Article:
This document updates the following: [RFC2536], [RFC2539], [RFC3110], [RFC4034], [RFC4398], [RFC5155], [RFC5702], and [RFC5933].
1.1. Requirements Language
The key words "MUST", "MUST NOT", "SHALL", "SHALL NOT", "SHOULD", "SHOULD NOT", "RECOMMENDED", "MAY", and "OPTIONAL" in this document are to be interpreted as described in [RFC2119].
2. The DNS Security Algorithm Implementation Status Lists
2.1. Algorithm Implementation Status Assignement Rationale
The status of RSASHA1-NSEC3-SHA1 is set to RECOMMENDED TO IMPLEMENT. This is due to the fact that RSA/SHA-1 is a MUST IMPLEMENT. The status of RSA/SHA-256 and RSA/SHA-512 are also set to RECOMMENDED TO IMPLEMENT as it is believed that these algorithms will replace an older algorithm (e.g. RSA/SHA-1) that have a perceived weakness in its hash algorithm (SHA-1).
2.2. DNSSEC Implementation Status Table
The DNSSEC algorithm implementation status table is listed below. Only the algorithms already specified for use with DNSSEC (at the time of writing) are listed.
+------------+------------+-----------------+-------------+ | MUST | MUST NOT | RECOMMENDED | OPTIONAL | | IMPLEMENT | IMPLEMENT | TO IMPLEMENT | | +------------+------------+-----------------+-------------+ | | | | | | RSASHA1 | RSAMD5 | RSASHA256 | DSASHA1 | | | | RSASHA1-NSEC3 | DH | | | | -SHA1 | DSA-NSEC3 | | | | RSASHA512 | -SHA1 | | | | | GOST-ECC | | | | | | +------------+------------+-----------------+-------------+
This table does not list the Reserved values in the IANA registry table or the values for INDIRECT (252), PRIVATE (253) and PRIVATEOID (254). These values may relate to more than one algorithm and are therefore up to the implementer's discretion. Their implementation (or lack thereof) therefore cannot be included when judging compliance to this document.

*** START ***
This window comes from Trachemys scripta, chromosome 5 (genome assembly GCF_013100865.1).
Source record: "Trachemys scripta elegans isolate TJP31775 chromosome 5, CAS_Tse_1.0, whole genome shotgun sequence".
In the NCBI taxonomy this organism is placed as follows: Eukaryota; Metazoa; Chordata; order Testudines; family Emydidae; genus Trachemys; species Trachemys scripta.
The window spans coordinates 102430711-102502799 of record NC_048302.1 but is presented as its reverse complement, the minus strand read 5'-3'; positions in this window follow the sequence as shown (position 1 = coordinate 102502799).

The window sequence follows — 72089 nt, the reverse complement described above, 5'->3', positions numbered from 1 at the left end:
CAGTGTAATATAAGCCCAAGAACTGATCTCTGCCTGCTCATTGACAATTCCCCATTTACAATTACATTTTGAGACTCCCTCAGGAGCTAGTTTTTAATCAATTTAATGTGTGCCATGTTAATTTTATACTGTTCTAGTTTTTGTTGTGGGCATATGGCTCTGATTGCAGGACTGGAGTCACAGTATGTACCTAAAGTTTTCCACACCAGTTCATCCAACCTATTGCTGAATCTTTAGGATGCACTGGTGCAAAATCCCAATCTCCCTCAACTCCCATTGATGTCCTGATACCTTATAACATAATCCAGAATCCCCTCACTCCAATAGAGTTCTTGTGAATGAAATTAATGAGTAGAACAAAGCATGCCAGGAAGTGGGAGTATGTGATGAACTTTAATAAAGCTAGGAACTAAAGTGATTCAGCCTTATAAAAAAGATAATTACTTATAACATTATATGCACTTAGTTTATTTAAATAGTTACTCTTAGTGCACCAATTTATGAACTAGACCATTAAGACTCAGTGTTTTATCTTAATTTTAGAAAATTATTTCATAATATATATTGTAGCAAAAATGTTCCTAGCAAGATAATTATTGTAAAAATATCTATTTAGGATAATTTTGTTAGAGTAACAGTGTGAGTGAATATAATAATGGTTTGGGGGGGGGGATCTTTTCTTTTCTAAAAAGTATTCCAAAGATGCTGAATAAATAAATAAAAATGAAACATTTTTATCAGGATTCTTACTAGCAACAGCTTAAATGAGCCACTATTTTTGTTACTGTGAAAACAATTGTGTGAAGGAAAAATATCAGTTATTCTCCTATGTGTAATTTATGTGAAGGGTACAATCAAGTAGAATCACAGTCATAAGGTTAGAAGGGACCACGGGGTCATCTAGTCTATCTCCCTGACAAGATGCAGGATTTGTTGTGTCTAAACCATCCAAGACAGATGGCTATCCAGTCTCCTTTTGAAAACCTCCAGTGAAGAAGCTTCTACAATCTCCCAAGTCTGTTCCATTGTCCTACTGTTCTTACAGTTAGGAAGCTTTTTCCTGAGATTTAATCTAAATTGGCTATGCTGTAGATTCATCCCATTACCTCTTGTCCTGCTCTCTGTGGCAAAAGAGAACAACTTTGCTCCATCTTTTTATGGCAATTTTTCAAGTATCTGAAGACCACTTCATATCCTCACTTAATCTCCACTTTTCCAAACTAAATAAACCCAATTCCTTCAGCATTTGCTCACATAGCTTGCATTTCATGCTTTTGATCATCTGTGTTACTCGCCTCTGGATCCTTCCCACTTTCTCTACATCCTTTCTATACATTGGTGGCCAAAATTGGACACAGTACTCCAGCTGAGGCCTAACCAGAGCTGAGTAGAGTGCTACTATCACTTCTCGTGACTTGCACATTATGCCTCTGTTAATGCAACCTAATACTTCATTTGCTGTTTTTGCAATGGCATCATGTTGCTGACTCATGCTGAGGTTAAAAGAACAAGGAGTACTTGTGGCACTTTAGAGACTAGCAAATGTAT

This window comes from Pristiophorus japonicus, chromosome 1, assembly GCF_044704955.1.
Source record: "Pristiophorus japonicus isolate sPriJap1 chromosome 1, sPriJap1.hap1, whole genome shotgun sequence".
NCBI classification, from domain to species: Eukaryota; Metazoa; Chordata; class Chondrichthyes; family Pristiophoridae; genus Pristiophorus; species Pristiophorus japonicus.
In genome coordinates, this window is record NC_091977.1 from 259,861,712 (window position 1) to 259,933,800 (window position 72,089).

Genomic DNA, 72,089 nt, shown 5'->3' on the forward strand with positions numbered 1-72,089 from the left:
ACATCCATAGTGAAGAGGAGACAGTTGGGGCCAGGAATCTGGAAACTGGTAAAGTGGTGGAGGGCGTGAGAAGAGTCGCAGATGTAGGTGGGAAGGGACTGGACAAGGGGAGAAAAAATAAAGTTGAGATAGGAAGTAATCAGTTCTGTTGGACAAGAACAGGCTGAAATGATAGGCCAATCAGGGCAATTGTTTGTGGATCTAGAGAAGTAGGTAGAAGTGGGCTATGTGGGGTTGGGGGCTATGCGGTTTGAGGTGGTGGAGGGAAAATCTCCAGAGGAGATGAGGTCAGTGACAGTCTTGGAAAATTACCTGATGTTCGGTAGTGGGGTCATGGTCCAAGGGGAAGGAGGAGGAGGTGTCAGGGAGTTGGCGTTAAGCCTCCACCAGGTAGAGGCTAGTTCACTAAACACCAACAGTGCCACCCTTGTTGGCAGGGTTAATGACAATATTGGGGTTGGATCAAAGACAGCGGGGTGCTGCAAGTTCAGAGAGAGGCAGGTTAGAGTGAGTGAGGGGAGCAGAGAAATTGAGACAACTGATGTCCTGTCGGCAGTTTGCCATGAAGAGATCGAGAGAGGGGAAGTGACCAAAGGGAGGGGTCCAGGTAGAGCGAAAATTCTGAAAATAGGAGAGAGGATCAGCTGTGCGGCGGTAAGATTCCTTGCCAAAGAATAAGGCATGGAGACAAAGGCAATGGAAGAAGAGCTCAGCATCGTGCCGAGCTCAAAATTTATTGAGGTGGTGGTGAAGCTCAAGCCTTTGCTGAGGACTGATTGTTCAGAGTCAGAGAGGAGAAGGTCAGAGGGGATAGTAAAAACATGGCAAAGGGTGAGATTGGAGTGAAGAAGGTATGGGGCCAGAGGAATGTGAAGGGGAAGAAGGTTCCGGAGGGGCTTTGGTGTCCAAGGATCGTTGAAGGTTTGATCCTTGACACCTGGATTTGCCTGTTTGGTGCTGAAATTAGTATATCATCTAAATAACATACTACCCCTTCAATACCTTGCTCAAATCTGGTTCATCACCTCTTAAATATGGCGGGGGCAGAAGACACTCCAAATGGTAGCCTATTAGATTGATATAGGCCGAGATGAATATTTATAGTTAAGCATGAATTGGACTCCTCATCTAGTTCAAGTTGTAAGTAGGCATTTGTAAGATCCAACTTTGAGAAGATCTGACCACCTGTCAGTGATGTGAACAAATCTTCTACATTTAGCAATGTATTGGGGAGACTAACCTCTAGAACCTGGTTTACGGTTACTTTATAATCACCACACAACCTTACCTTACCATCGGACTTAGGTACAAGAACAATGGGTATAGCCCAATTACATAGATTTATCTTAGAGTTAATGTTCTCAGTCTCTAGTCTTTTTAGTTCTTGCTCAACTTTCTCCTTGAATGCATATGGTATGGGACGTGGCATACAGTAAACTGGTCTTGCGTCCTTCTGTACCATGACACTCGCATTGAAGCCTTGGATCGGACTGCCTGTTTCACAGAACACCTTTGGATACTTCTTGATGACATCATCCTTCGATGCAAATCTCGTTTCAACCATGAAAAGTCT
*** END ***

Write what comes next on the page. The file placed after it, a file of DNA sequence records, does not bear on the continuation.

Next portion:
2.3. Specifying New Algorithms and Updating Status of Existing Entries
[RFC6014] establishes a parallel procedure for adding a registry entry for a new algorithm other than a standards track document. Algorithms entered into the registry using that procedure are to be considered OPTIONAL for implementation purposes. Specifications that follow this path do not need to obsolete or update this document.
Adding a newly specified algorithm to the registry with a compliance status SHALL entail obsolescing this document and replacing the registry table (with the new algorithm entry). Altering the status column value of any existing algorithm in the registry SHALL entail obsolescing this document and replacing the registry table.
This document cannot be updated, only made obsolete and replaced by a successor document.
3. IANA Considerations
This document lists the implementation status of cryptographic algorithms used with DNSSEC. These algorithms are maintained in an IANA registry. There are no changes to the registry in this document. However this document asks to be listed as a reference for the entire registry.
4. Security Considerations
This document replaces the Domain Name System (DNS) Security Algorithm Numbers registry. It is not meant to be a discussion on algorithm superiority. No new security considerations are raised in this document.